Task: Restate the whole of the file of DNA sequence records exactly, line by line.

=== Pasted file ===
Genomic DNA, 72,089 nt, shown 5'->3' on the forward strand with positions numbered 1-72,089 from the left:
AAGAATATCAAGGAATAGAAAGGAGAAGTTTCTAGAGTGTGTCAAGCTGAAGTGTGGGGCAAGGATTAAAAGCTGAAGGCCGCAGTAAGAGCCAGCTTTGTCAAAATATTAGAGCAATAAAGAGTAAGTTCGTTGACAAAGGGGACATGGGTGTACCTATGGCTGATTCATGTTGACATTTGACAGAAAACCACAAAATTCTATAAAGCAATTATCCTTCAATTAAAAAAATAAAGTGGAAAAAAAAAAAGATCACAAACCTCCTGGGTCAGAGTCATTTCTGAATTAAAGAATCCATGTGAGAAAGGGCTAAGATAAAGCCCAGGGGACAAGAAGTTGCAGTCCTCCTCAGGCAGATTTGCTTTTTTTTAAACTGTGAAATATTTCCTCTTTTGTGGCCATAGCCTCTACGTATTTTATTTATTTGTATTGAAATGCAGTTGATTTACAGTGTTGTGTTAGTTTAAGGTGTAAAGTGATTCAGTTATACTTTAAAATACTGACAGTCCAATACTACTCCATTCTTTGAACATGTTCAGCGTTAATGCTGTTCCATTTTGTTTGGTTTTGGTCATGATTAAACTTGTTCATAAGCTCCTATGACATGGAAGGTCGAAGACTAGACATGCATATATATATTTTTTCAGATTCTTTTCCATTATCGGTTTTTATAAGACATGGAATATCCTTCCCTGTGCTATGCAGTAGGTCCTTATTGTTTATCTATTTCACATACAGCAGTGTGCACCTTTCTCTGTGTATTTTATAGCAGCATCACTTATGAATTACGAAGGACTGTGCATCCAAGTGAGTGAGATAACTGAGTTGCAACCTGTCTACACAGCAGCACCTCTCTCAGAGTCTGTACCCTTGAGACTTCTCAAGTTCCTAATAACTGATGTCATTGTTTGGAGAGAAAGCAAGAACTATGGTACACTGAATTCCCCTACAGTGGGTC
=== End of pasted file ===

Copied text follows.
Genomic DNA, 72,089 nt, shown 5'->3' on the forward strand with positions numbered 1-72,089 from the left:
AAGAATATCAAGGAATAGAAAGGAGAAGTTTCTAGAGTGTGTCAAGCTGAAGTGTGGGGCAAGGATTAAAAGCTGAAGGCCGCAGTAAGAGCCAGCTTTGTCAAAATATTAGAGCAATAAAGAGTAAGTTCGTTGACAAAGGGGACATGGGTGTACCTATGGCTGATTCATGTTGACATTTGACAGAAAACCACAAAATTCTATAAAGCAATTATCCTTCAATTAAAAAAATAAAGTGGAAAAAAAAAAAGATCACAAACCTCCTGGGTCAGAGTCATTTCTGAATTAAAGAATCCATGTGAGAAAGGGCTAAGATAAAGCCCAGGGGACAAGAAGTTGCAGTCCTCCTCAGGCAGATTTGCTTTTTTTTAAACTGTGAAATATTTCCTCTTTTGTGGCCATAGCCTCTACGTATTTTATTTATTTGTATTGAAATGCAGTTGATTTACAGTGTTGTGTTAGTTTAAGGTGTAAAGTGATTCAGTTATACTTTAAAATACTGACAGTCCAATACTACTCCATTCTTTGAACATGTTCAGCGTTAATGCTGTTCCATTTTGTTTGGTTTTGGTCATGATTAAACTTGTTCATAAGCTCCTATGACATGGAAGGTCGAAGACTAGACATGCATATATATATTTTTTCAGATTCTTTTCCATTATCGGTTTTTATAAGACATGGAATATCCTTCCCTGTGCTATGCAGTAGGTCCTTATTGTTTATCTATTTCACATACAGCAGTGTGCACCTTTCTCTGTGTATTTTATAGCAGCATCACTTATGAATTACGAAGGACTGTGCATCCAAGTGAGTGAGATAACTGAGTTGCAACCTGTCTACACAGCAGCACCTCTCTCAGAGTCTGTACCCTTGAGACTTCTCAAGTTCCTAATAACTGATGTCATTGTTTGGAGAGAAAGCAAGAACTATGGTACACTGAATTCCCCTACAGTGGGTC